Social Teachings At Risk In The American Catholic Church
A Review and Commentary on "Changing Witness, Catholic Bishops and
Public Policy, 1917-1994" by Michael Warner
"Changing Witness, Catholic Bishops and Public Policy, 1917-1994",
is the product of eight years of research. It is a history of the
"intellectual changes that have rippled through Catholicism in
America over the past two generations." Its thesis is that while
it is generally presumed by Catholics that the Bishops' policy
statements are predicated on "an authoritative doctrinal tradition
interacting with millennia of human experience and reflection,"
the degree to which the U.S. Bishops' Conference "has carried the
wisdom of the Catholic tradition into the American public square"
is questionable and is a matter of opinion. The author of Changing
Witness, Michael Warner, was given special access to collections
of the Catholic University of America and the Catholic Theological
Union in Chicago, which greatly assisted his research.
In his Foreword, George Weigel, president of the Ethics and Public
Policy Center, described the Catholic Bishops' public policy in
the years 1917-1994 as a "struggle (that) has taken place in a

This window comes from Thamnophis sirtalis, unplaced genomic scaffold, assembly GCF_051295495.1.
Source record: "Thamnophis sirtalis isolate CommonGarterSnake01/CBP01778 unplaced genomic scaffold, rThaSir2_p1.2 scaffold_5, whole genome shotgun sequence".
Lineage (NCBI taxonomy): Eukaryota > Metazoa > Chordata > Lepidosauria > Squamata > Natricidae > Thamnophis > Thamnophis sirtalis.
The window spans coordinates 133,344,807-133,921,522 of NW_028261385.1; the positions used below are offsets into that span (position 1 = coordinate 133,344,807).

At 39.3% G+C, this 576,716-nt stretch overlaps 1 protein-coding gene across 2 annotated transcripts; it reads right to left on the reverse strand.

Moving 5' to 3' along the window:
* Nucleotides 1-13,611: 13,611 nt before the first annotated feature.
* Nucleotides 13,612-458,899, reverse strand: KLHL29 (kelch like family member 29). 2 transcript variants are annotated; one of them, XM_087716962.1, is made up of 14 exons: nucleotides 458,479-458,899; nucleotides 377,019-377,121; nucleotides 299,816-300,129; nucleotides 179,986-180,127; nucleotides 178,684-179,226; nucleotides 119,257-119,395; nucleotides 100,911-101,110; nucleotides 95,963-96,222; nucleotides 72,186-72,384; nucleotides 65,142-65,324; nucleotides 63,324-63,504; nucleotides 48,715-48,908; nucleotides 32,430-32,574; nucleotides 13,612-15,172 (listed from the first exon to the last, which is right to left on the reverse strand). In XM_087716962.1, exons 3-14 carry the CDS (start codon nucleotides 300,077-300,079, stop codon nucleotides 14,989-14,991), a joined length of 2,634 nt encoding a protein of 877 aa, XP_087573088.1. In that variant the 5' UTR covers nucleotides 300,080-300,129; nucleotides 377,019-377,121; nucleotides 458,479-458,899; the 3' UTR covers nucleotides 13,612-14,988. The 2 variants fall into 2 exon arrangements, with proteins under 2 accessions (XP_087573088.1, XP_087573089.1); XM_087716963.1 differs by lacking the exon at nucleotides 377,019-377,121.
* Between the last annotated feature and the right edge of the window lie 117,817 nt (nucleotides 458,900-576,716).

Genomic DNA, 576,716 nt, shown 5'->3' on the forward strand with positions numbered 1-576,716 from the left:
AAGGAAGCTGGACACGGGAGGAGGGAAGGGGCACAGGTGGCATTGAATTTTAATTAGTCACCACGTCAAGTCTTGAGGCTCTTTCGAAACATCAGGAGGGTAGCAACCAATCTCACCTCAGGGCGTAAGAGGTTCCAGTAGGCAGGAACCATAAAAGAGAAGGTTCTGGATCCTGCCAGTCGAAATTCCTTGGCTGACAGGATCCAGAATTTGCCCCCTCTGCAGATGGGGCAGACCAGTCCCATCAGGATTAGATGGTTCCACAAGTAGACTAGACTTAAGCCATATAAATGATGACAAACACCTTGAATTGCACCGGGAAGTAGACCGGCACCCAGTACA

valley between two towering peaks" (vii), between Popes Leo XIII
and Pius XI on the one side and Pope John Paul II on the other.
These Pontiffs promulgated the monumental encyclicals on the
social teachings of the Church: - Leo XIII, 1891;
Quadragesimo Anno - Pius XI, 1931 (Forty-year anniversary of
- John Paul II, 1991 (one
hundredth anniversary of ).
What transpired during the intervening years is central to Michael
Warner's analysis and evaluation. As the American Church
"travelled through this valley, it jettisoned some of the
traditional but still serviceable, philosophical and theological
equipment while adopting many of the social, economic and
political tenets of secularist humanism, including a preference
for statist approaches to social welfare policy and a dovish view
of international affairs."
The author introduces his analysis with the trenchant statement:
"The place I begin is Rome because before making their social
pronouncements, the American Bishops have either taken their cue
from the Pope or gauged their distance from him." -- Laurene
+ + +
The Birth of Catholic Social Teachings
In 1879, Pope Leo XIII promulgated the encyclical, (On the Restoration of Christian Philosophy According to
the Mind of St. Thomas), restoring pride of place to the natural
law philosophy of Aquinas which had fallen into neglect since the
years of the Enlightenment. In 1891, he promulgated the encyclical
(On the Condition of Workers). These two papal